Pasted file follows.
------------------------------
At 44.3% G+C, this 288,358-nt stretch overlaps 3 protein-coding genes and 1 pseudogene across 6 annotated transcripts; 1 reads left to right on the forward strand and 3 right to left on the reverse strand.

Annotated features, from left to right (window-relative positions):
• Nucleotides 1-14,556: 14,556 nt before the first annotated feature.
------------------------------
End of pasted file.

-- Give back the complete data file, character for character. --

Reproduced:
At 44.3% G+C, this 288,358-nt stretch overlaps 3 protein-coding genes and 1 pseudogene across 6 annotated transcripts; 1 reads left to right on the forward strand and 3 right to left on the reverse strand.

Annotated features, from left to right (window-relative positions):
• Nucleotides 1-14,556: 14,556 nt before the first annotated feature.